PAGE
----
CULLING of thousands of ducks at an East Yorkshire farm operated by the UK’s largest producer of duck products is expected to begin today after a bird flu outbreak.
Government vets are investigating if the case of “highly pathogenic” H5 avian flu, found on the farm operated by Cherry Valley in Nafferton, near Driffield, is linked to a similar case in the Netherlands.
The European Commission backed emergency measures to contain outbreaks of bird flu in both countries after Environment Secretary Liz Truss confirmed that a virus found at a duck breeding farm in East Yorkshire was the “highly pathogenic” H5 strain of avian flu.
Officials have been quick to reassure the public that the strain found at the farm is not the H5N1 strain of the virus which has led to deaths in people, and that the risk to public health from the outbreak was “very low”.
But experts have warned further outbreaks could emerge in the coming days.
The alarm was raised by a private vet on Friday and subsequent tests by Government vets confirmed the H5 strain.
A six-mile (10km) restriction zone has been put in place and all poultry on the farm will be culled in an attempt to prevent the spread of the disease.
John Vernam, managing director of UK operations at Cherry Valley, said: “We are working closely with Defra and other agencies and are confident that the controls in place are proportionate to the risks involved.
“We will be continuing our vigilance over the coming days and, like all poultry producers in the area, will be working with the authorities in the ongoing surveillance programme.”
On its website the company says it is the largest manufacturer of duck and duck products in the UK, rearing seven million pekin ducks a year to the “highest welfare standards in the industry”, mostly supplying the Chinese catering sector.
The cull of 6,000 ducks at the affected farm in Yorkshire comes as the transport of poultry and eggs throughout the Netherlands was banned after an outbreak of the H5N8 bird flu strain was confirmed at a chicken farm in the central province of Utrecht.
Ms Truss told MPs: “We have taken immediate and robust action to control this outbreak and prevent any potential spread of infection.”
She added: “The Food Standards Agency have said it does not pose a risk for food safety for UK consumers. The chicken and turkey people eat continues to be safe.”
The East Yorkshire outbreak is the first serious case of bird flu since 2008, when the H7N7 strand was found in free-range laying hens near Banbury, Oxfordshire.
Most types of bird flu are harmless to humans but two types - H5N1 and H7N9 - have caused serious concerns.
Chief veterinary officer Nigel Gibbens said the Cherry Valley farm at the centre of the alert had good bio-security in place.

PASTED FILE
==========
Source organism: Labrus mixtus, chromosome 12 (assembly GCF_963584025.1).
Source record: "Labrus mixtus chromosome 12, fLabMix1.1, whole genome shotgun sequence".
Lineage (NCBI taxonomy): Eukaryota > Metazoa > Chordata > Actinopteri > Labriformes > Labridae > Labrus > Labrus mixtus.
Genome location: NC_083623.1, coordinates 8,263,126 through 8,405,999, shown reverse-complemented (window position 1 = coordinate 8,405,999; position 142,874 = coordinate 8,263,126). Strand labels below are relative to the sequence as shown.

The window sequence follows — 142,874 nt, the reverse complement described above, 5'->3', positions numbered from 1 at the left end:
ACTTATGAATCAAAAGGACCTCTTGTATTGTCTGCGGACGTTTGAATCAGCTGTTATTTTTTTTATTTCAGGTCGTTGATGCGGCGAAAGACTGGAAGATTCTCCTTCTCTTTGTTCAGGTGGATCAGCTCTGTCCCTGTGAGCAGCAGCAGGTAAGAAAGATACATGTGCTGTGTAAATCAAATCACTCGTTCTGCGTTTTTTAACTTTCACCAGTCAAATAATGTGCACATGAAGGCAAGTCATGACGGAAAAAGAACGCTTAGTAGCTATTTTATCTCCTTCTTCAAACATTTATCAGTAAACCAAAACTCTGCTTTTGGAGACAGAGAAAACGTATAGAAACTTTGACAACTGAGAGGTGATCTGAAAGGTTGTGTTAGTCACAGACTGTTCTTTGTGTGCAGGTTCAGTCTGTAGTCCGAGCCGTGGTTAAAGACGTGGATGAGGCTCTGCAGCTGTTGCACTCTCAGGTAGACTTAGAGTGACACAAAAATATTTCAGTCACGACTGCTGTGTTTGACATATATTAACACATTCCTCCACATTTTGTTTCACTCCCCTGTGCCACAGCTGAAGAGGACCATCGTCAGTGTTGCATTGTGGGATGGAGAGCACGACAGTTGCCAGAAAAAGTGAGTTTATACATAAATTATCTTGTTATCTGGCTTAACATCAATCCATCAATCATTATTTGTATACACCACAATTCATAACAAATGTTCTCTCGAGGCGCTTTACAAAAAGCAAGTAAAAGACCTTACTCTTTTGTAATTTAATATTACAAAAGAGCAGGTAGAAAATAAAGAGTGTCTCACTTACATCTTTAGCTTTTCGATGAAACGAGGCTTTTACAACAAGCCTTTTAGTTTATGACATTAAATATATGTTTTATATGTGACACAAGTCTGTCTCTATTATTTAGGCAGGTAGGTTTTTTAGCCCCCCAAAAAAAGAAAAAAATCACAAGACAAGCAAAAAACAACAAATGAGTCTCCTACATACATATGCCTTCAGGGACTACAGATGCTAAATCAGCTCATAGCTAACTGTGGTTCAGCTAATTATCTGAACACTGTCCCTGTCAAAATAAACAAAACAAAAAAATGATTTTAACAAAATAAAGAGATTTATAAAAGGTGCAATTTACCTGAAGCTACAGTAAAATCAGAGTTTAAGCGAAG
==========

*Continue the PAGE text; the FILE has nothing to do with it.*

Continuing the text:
As a result, the risk of spread is “probably quite low”, he said, but warned more cases could follow and, because of the risk of wild birds spreading the disease, urged farmers and their vets all over the country to be alert to the possibility of disease.
Keith Warner, president of the British Veterinary Poultry Association (BVPA), also said that, while previous outbreaks of bird flu had been effectively controlled on one or two isolated farms, there could be more incidents in the latest outbreak.
“Everybody in the UK that owns birds in any number should be on biosecurity lockdown,” he urged, advising no unnecessary visits to farms, transport or sharing of equipment, and that all free-range birds in the restriction zone should be kept inside.
Concerns have been raised about the impact on the poultry industry in the run-up to Christmas.
Chris Dickinson, NFU county adviser for Yorkshire, said: “It is obviously a worry for poultry farmers but I just ask farmers to keep up high levels of biosecurity and Defra will inform us of their findings in the coming days.
“It is a busy time coming up for poultry farmers but poultry isn’t just for Christmas, it’s a big industry all the year round.”
British Poultry Council chief executive Andrew Large said: “Consumers should continue to support British poultry meat, assured that there is no risk in eating cooked poultry, and that is a message echoed by the Food Standards Agency and the World Health Organisation.”
Paul Bellotti, head of housing, transportation and public protection at East Riding of Yorkshire Council, said council officers would be out and about across the six-mile (10km) surveillance zone and the two-mile (3km) protection zone immediately around the farm to provide advice and guidance and gather important data.
“By the close of play today, every registered poultry farm will be visited within the 3km protection zone and a 10km surveillance zone, as well as other smaller non-registered poultry and bird keeping premises that we become aware of during the course of the day,” he said.
“Residents should not be concerned by the visits being undertaken by our officers and we would ask that they provide any and all assistance, if requested.
“The council would like to once again state that the risk to public health is very low and would also like to reassure residents that poultry and eggs are safe to purchase and eat, subject to normal food preparation.
“Motorists and the travelling public should continue to use any and all routes on the highways network, unless they are advised otherwise, and, unless specifically closed, public footpaths remain open.”